Call for Candles

Let’s get on with the work of being His witness in these dark days.

Reading Spurgeon’s commentary on 1 Peter, I came across an illustration drawn from an event in American history. It’s a strong encouragement in “dark days” to be faithful.

On May 19, 1780, New England was thrown into complete darkness in the middle of the day. It was so dark that farm animals began nighttime routines, frogs and crickets began their songs, people had to abandon their outdoor work and those inside required candlelight. There were signs of the coming darkness in the skies for days before the event. Even George Washington made note of the “heavy and uncommon… clouds,” in his diary for May 18th. Today, scientists have a pretty good idea of what caused the blackout but for many New Englanders in that day it portended the arrival of divine judgment.

There was growing confusion and fear throughout the day. One clergyman wrote of people rushing “to the nearest church to confess their sins and say a prayer. Some even hunted down their local parson and demanded an impromptu sermon.” (1) The less religious folks began casting caution to the wind and urged debauchery as it seemed the world was ending.

In Connecticut, a number of the Governor’s Council were so shaken by the blackness around them that they proposed adjourning the meeting. Abraham Davenport, a colonel of Connecticut militia, refused to do so. He said: “The Judgment is either approaching, or it is not. If it is not, there is no cause for adjourning; and if it is, I choose to be found doing my duty. I wish, therefore, that candles may be brought.” (2)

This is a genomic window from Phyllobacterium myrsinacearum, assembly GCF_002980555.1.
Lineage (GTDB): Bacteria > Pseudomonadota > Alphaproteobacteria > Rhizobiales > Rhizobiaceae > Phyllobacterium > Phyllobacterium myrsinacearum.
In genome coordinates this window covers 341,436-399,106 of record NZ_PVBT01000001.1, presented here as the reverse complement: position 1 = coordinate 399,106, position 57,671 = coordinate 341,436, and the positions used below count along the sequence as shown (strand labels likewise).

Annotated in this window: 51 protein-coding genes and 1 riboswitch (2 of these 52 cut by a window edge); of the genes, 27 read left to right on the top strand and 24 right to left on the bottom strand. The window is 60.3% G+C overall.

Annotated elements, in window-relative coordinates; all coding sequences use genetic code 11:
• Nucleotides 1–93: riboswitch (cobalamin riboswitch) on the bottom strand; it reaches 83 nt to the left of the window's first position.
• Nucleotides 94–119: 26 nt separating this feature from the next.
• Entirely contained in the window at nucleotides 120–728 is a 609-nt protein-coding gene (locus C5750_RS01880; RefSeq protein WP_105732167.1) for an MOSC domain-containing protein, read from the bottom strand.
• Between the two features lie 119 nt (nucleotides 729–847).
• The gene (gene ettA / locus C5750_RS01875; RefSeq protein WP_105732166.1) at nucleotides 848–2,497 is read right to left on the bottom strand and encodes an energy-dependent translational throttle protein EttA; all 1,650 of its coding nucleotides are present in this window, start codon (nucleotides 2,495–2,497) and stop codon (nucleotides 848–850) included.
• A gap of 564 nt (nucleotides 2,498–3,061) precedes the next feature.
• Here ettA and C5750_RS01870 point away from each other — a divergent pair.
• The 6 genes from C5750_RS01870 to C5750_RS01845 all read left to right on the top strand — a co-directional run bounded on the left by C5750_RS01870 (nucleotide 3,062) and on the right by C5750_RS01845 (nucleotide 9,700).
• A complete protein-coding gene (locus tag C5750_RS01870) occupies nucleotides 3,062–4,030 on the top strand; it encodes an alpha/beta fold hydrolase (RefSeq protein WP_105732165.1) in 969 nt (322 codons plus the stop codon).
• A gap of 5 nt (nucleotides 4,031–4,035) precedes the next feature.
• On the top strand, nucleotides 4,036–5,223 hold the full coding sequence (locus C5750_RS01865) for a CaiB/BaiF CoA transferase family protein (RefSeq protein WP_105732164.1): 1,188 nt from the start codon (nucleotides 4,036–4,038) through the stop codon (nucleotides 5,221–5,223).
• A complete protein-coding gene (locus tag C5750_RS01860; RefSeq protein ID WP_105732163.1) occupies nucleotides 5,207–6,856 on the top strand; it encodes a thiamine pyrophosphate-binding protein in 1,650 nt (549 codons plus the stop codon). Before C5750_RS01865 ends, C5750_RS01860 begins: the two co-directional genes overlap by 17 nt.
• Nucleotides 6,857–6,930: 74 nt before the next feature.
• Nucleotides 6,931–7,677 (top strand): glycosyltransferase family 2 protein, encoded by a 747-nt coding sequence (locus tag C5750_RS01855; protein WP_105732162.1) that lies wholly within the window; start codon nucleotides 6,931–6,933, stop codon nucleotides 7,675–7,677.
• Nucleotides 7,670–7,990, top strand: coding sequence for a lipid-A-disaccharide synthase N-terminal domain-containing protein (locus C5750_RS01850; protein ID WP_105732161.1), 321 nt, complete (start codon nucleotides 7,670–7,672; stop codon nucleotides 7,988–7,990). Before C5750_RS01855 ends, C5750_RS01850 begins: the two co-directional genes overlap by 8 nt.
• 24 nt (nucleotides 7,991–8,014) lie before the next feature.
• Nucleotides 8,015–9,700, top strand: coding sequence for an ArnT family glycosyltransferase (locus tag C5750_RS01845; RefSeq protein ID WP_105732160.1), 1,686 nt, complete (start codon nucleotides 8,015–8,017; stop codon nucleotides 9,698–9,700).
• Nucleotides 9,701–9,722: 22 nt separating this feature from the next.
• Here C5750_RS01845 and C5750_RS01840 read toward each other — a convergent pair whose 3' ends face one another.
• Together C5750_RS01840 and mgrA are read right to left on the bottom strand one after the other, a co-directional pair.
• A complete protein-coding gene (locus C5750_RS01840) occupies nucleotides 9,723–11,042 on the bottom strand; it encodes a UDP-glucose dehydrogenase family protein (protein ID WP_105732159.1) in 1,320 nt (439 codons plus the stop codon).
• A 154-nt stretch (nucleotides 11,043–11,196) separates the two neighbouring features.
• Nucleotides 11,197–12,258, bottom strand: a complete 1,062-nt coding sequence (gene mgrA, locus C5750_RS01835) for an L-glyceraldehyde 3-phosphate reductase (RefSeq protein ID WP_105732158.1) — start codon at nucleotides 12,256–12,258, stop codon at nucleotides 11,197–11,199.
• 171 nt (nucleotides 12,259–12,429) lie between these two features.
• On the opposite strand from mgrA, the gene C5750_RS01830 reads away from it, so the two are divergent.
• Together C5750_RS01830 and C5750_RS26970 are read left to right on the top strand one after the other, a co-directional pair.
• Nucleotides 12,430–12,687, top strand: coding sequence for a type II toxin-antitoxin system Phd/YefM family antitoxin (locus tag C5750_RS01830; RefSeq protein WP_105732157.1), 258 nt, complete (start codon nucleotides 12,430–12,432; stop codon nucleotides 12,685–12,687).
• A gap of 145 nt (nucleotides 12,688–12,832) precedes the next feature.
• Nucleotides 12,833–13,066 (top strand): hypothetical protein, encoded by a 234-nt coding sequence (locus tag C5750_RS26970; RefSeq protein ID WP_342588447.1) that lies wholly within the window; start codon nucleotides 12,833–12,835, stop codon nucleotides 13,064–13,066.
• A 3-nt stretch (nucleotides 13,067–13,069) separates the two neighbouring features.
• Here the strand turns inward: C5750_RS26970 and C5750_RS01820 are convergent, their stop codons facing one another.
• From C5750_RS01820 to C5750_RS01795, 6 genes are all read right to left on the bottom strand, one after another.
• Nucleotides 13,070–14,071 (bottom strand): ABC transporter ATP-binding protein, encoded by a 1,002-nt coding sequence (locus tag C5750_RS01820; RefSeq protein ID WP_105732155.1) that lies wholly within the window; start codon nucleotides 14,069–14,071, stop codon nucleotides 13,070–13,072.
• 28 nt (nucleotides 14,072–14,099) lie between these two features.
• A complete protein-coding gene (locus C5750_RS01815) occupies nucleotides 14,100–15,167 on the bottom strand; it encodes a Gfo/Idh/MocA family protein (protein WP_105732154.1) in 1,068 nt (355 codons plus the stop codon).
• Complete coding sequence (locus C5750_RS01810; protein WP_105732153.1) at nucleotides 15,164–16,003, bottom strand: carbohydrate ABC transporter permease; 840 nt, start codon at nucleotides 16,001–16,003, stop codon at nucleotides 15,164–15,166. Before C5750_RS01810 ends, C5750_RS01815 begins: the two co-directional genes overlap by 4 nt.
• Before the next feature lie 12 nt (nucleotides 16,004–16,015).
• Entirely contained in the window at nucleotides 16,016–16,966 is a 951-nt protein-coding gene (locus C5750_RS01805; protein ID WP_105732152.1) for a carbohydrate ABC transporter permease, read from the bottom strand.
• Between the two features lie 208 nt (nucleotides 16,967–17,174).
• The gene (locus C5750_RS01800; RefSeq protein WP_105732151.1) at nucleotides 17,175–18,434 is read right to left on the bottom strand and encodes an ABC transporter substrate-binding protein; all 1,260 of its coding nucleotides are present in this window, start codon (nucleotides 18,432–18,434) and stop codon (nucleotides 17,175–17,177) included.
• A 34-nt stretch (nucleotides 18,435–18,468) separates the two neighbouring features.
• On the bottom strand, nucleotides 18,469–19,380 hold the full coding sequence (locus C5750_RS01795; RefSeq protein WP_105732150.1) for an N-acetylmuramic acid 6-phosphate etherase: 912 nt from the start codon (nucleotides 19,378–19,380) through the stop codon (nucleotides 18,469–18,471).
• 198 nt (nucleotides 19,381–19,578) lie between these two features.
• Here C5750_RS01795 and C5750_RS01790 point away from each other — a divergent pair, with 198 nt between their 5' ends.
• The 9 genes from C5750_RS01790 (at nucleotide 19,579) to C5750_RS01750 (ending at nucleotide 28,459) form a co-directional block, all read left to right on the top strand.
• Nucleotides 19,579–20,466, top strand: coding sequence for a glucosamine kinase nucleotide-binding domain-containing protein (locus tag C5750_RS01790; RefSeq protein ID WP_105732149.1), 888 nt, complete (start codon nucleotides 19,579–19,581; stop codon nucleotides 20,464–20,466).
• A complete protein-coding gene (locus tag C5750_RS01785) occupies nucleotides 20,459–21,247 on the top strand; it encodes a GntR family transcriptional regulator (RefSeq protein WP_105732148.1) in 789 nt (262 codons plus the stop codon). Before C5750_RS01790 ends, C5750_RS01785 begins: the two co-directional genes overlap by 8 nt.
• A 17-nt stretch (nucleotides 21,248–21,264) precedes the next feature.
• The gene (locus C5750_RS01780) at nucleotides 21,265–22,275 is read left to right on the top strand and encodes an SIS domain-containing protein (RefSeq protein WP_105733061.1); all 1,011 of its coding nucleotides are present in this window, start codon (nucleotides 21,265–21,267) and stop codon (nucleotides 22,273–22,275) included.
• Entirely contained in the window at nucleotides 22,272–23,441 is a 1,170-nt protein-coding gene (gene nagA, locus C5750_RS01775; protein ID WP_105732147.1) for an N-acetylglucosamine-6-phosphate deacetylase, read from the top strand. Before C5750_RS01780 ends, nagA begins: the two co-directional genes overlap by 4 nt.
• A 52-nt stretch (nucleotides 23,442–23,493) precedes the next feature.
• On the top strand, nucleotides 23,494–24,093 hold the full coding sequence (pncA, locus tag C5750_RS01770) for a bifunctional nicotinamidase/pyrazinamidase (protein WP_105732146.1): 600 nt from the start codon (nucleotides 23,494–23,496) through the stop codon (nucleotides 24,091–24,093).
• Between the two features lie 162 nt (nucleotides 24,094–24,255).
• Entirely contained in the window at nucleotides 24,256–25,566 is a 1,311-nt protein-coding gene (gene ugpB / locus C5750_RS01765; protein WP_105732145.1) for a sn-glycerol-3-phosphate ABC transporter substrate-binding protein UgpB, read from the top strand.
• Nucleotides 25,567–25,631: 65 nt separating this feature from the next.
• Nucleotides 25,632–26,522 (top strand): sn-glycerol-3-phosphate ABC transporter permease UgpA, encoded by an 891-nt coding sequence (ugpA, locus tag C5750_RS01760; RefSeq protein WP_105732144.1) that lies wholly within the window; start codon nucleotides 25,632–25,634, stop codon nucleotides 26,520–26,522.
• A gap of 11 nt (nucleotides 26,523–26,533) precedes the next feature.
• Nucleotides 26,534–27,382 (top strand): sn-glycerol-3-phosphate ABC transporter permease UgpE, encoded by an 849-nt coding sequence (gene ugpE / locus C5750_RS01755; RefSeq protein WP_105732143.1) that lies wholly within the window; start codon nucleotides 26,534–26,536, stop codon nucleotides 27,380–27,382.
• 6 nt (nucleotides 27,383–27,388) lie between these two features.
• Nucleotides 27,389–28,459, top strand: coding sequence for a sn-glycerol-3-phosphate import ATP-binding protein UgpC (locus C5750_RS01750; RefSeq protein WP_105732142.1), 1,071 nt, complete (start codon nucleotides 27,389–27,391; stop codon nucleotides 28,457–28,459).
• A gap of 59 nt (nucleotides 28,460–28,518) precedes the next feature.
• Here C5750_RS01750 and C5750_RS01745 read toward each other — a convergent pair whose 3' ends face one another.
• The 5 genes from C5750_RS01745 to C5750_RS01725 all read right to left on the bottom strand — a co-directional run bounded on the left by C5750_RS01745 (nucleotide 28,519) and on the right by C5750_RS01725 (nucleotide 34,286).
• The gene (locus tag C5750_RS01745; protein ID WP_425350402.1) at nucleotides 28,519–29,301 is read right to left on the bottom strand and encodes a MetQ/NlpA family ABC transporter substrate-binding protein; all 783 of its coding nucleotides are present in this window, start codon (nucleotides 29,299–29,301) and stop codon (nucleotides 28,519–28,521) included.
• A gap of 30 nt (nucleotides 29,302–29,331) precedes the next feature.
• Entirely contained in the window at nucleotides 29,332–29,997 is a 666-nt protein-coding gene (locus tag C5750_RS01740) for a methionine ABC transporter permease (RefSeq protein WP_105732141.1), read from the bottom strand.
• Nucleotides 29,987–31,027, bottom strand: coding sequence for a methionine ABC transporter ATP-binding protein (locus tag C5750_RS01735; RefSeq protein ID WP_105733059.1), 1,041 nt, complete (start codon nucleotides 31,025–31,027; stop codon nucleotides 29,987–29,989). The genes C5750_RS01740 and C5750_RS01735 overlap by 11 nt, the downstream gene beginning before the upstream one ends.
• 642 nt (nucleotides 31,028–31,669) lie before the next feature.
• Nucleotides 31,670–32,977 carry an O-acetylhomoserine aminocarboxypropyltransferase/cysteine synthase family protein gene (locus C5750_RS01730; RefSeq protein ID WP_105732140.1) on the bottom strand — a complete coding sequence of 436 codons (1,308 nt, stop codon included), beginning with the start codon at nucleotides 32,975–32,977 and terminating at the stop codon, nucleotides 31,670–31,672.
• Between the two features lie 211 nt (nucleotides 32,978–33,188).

John Greenleaf Whittier, a Quaker poet and abolitionist, recalled the event in a poem entitled with Davenport’s name:

Meanwhile in the old State House, dim as ghosts,
Sat the lawgivers of Connecticut,
Trembling beneath their legislative robes.
‘It is the Lord’s Great Day! Let us adjourn,’
Some said; and then, as if with one accord,
All eyes were turned to Abraham Davenport.
He rose, slow cleaving with his steady voice
The intolerable hush. ‘This well may be
The Day of Judgment which the world awaits;
But be it so or not, I only know
My present duty, and my Lord’s command
To occupy till He come. So at the post
Where He hath set me in His providence,
I choose, for one, to meet Him face to face, –
No faithless servant frightened from my task,
But ready when the Lord of the harvest calls;
And therefore, with all reverence, I would say,
Let God do His work, we will see to ours.
Bring in the candles.’ And they brought them in.

(2) – From “Abraham Davenport”

Spurgeon used this incident as an illustration regarding 1 Peter 1:13. He was urging believers to faithful determination in their walk with Christ. “The teaching necessary for today is this: ‘Prepare your minds for action’ (1 Pet 1:13). Brace yourselves up; pull yourselves together; be firm, compact, consistent, determined. Do not be like quicksilver, which keeps on dissolving and running into fractions. Do not fritter away life upon trifles, but live to purpose, with undivided heart and decided resolution.” (Spurgeon, C. (2014). Spurgeon Commentary: 1 Peter. (E. Ritzema & J. Strong, Eds.)

Spurgeon turned to the account of Abraham Davenport to illustrate his point and concluded it with a paragraph that echoes down the years to the day we find ourselves in: